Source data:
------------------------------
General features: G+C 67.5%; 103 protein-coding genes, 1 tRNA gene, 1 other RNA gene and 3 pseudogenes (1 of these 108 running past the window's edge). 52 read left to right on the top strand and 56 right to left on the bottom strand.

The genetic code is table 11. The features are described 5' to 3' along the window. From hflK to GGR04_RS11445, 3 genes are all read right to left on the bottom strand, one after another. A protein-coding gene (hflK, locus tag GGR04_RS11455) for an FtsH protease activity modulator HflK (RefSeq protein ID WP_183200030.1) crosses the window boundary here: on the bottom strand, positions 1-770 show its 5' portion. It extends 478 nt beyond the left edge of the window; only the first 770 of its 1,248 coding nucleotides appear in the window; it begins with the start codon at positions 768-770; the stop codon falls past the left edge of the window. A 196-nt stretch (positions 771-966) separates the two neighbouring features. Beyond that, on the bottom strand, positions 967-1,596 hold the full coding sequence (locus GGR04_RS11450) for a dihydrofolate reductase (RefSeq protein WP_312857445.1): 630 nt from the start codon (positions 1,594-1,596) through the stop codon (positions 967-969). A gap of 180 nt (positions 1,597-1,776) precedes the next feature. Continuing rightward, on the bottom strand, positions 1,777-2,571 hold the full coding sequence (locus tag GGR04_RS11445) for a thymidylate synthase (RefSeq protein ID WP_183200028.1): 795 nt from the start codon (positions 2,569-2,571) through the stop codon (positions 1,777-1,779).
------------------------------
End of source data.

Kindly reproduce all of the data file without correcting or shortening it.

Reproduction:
General features: G+C 67.5%; 103 protein-coding genes, 1 tRNA gene, 1 other RNA gene and 3 pseudogenes (1 of these 108 running past the window's edge). 52 read left to right on the top strand and 56 right to left on the bottom strand.

The genetic code is table 11. The features are described 5' to 3' along the window. From hflK to GGR04_RS11445, 3 genes are all read right to left on the bottom strand, one after another. A protein-coding gene (hflK, locus tag GGR04_RS11455) for an FtsH protease activity modulator HflK (RefSeq protein ID WP_183200030.1) crosses the window boundary here: on the bottom strand, positions 1-770 show its 5' portion. It extends 478 nt beyond the left edge of the window; only the first 770 of its 1,248 coding nucleotides appear in the window; it begins with the start codon at positions 768-770; the stop codon falls past the left edge of the window. A 196-nt stretch (positions 771-966) separates the two neighbouring features. Beyond that, on the bottom strand, positions 967-1,596 hold the full coding sequence (locus GGR04_RS11450) for a dihydrofolate reductase (RefSeq protein WP_312857445.1): 630 nt from the start codon (positions 1,594-1,596) through the stop codon (positions 967-969). A gap of 180 nt (positions 1,597-1,776) precedes the next feature. Continuing rightward, on the bottom strand, positions 1,777-2,571 hold the full coding sequence (locus tag GGR04_RS11445) for a thymidylate synthase (RefSeq protein ID WP_183200028.1): 795 nt from the start codon (positions 2,569-2,571) through the stop codon (positions 1,777-1,779).